Our resources for data are growing every day, especially data related to the places where we live. Cities across the world are busily creating open data portals, providing municipal infrastructure information to the public for the purposes of creating better services in urban areas.
When considering what services could be made better using data, we considered that how we navigate through traffic lights was a prime candidate for improvement. To learn what could be accomplished, we launched a collaborative pilot program which included participation from City of Hamburg, SWARCO, and Audi.
Our purpose was two-fold. First, we examined if traffic flow and vehicle emissions were improved when providing drivers with information about traffic lights on the road ahead. Secondly, we learned if the relevant real-time infrastructure data of an 70 intersections could be managed efficiently by a cloud platform, and be delivered to drivers in a timely manner through existing mobile 3G/4G/LTE channels.
But, how did we do this without rewiring every traffic light in Hamburg? That’s where the collaboration comes in, as we also discovered was that no individual company could have accomplished this alone.
To begin, LSA Hamburg provided HERE with all the raw traffic signal data, along with the topology and location of the city’s traffic lights. At HERE, we created highly accurate digital models of some of the most complex intersections in the city of Hamburg. We added those intersection models to the HERE Open Location Platform, along with the raw traffic data – creating a centralized, low-latency cloud-based repository of information.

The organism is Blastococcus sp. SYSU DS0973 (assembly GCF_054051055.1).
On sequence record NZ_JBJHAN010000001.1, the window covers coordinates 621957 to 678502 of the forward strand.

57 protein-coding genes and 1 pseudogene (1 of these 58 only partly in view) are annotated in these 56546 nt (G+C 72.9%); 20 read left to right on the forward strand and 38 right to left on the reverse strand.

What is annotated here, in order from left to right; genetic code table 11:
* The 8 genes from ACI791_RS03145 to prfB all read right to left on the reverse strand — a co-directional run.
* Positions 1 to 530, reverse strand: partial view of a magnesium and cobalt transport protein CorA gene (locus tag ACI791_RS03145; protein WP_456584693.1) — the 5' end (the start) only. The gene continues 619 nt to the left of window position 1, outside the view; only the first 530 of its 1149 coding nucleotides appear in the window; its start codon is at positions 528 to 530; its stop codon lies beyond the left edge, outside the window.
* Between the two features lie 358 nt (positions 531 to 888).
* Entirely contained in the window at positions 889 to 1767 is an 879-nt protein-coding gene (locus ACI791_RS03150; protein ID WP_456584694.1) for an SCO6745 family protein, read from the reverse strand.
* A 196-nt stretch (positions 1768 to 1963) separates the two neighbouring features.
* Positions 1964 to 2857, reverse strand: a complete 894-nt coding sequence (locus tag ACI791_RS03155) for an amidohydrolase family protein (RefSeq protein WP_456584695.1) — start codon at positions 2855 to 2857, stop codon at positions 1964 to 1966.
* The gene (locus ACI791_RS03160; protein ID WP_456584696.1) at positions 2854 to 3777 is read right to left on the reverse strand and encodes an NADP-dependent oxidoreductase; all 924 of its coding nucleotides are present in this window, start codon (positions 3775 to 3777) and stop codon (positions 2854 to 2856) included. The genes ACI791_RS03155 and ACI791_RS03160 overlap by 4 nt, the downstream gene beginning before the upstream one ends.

By connecting to the HERE Open Location Platform, SWARCO was able to build predictive models based on the combination of the raw data from the city of Hamburg and the HERE intersection models. Those predictions were then provided back into the HERE Open Location Platform cloud and made available to applications in near-real time. Audi provided the vehicles, and the driver applications
When provided the condition of oncoming traffic signals, drivers experienced smoother traffic, and their vehicles produced fewer emissions. Fundamentally, the system reduced unnecessary acceleration, which also reduced braking, which thus creates a smoother flow of traffic. This also optimized the start-stop engine feature (idle engine time) when waiting for a red light to change.
The pilot was also a technological success. Hamburg’s tight network of complex intersections was mapped to to lane-level accuracy standards, and made readily available through a cloud network in real time. The full pilot was conducted without the need to modify any traffic signals in Hamburg, or building expensive temporary infrastructure. All it took was a little collaboration.
The European-wide C-ITS program seeks to utilize information technology to increase safety and reduce emissions on the roadways. One of the “Day 1” applications that the program seeks is better utilization of city data to inform drivers on the condition of traffic lights, and our collaborative pilot program has proven that it can be provided in a high quality, high-performance experience through complex intersections via a city’s existing mobile communication networks.
Though this program was test, its success proves that these projects are worth more exploration. We’ve seen that emissions and traffic flow can be improved by sending traffic light information to drivers - and we know for a fact that better-informed drivers make for safer and more efficient roadways, as well as a healthier environment
If you could create a test for improving traffic and emissions in your city, what would you design?
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